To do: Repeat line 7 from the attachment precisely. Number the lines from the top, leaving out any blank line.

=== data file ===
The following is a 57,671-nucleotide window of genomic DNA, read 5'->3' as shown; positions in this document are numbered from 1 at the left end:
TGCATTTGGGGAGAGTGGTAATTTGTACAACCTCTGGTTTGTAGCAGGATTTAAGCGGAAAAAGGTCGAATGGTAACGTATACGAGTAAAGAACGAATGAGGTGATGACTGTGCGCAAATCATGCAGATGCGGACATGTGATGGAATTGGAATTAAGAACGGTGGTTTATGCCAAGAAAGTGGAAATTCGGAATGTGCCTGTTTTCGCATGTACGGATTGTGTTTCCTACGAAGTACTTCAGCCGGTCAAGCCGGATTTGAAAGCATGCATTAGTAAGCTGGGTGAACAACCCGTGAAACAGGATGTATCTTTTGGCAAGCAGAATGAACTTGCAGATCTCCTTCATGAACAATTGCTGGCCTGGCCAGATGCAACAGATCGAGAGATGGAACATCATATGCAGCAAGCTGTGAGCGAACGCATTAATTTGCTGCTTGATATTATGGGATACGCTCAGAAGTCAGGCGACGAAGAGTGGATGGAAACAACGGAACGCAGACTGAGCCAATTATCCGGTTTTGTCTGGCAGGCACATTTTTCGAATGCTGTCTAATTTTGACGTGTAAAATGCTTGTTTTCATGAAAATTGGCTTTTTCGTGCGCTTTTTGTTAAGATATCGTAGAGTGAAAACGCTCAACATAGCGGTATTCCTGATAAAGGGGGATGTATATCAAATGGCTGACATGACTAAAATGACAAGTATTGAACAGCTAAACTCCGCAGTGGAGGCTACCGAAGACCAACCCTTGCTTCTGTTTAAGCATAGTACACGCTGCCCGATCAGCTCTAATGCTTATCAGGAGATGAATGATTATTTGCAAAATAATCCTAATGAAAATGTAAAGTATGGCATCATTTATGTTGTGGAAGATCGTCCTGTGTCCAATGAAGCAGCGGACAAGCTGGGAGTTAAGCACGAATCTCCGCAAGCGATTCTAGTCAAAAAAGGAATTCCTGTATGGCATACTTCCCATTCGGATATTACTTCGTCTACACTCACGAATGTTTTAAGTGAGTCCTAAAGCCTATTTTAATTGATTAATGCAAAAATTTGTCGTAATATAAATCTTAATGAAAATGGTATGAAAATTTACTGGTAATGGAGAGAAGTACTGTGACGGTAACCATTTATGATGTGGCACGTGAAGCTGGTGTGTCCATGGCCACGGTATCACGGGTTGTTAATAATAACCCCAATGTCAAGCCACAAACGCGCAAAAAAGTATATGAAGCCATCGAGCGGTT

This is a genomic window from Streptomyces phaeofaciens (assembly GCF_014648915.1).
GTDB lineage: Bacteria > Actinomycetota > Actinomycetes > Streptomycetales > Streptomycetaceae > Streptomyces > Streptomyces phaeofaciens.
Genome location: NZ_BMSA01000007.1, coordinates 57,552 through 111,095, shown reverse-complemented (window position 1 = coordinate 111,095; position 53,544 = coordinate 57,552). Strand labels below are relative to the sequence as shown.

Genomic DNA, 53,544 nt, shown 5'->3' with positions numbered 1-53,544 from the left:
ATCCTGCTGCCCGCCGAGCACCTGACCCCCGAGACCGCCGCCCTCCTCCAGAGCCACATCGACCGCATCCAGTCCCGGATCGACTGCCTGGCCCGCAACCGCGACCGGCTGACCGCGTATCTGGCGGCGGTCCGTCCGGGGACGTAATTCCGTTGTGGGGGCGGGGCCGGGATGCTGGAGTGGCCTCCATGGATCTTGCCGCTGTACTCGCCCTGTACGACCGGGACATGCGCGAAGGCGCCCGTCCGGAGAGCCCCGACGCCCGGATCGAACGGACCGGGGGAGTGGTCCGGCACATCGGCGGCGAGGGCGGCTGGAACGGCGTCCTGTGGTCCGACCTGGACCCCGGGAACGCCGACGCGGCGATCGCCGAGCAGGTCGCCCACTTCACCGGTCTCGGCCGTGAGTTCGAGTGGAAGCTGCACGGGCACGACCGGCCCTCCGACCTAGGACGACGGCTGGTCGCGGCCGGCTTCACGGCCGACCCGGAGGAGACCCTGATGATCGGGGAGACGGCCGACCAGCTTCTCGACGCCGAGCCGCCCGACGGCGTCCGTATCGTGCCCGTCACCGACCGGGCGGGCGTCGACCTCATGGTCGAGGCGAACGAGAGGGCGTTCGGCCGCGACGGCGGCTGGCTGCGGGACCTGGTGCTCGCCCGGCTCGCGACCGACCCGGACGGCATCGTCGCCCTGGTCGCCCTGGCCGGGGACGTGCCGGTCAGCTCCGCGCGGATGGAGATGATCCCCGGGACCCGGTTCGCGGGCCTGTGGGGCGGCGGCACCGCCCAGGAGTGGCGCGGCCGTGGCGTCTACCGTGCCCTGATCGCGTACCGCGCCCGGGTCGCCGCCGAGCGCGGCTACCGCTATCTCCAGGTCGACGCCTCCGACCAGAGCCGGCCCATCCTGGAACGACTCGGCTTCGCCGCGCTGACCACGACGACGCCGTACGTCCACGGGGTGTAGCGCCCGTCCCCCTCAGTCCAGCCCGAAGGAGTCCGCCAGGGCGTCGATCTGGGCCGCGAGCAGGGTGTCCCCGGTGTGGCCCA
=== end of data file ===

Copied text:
ATCCTGCTGCCCGCCGAGCACCTGACCCCCGAGACCGCCGCCCTCCTCCAGAGCCACATCGACCGCATCCAGTCCCGGATCGACTGCCTGGCCCGCAACCGCGACCGGCTGACCGCGTATCTGGCGGCGGTCCGTCCGGGGACGTAATTCCGTTGTGGGGGCGGGGCCGGGATGCTGGAGTGGCCTCCATGGATCTTGCCGCTGTACTCGCCCTGTACGACCGGGACATGCGCGAAGGCGCCCGTCCGGAGAGCCCCGACGCCCGGATCGAACGGACCGGGGGAGTGGTCCGGCACATCGGCGGCGAGGGCGGCTGGAACGGCGTCCTGTGGTCCGACCTGGACCCCGGGAACGCCGACGCGGCGATCGCCGAGCAGGTCGCCCACTTCACCGGTCTCGGCCGTGAGTTCGAGTGGAAGCTGCACGGGCACGACCGGCCCTCCGACCTAGGACGACGGCTGGTCGCGGCCGGCTTCACGGCCGACCCGGAGGAGACCCTGATGATCGGGGAGACGGCCGACCAGCTTCTCGACGCCGAGCCGCCCGACGGCGTCCGTATCGTGCCCGTCACCGACCGGGCGGGCGTCGACCTCATGGTCGAGGCGAACGAGAGGGCGTTCGGCCGCGACGGCGGCTGGCTGCGGGACCTGGTGCTCGCCCGGCTCGCGACCGACCCGGACGGCATCGTCGCCCTGGTCGCCCTGGCCGGGGACGTGCCGGTCAGCTCCGCGCGGATGGAGATGATCCCCGGGACCCGGTTCGCGGGCCTGTGGGGCGGCGGCACCGCCCAGGAGTGGCGCGGCCGTGGCGTCTACCGTGCCCTGATCGCGTACCGCGCCCGGGTCGCCGCCGAGCGCGGCTACCGCTATCTCCAGGTCGACGCCTCCGACCAGAGCCGGCCCATCCTGGAACGACTCGGCTTCGCCGCGCTGACCACGACGACGCCGTACGTCCACGGGGTGTAGCGCCCGTCCCCCTCAGTCCAGCCCGAAGGAGTCCGCCAGGGCGTCGATCTGGGCCGCGAGCAGGGTGTCCCCGGTGTGGCCCA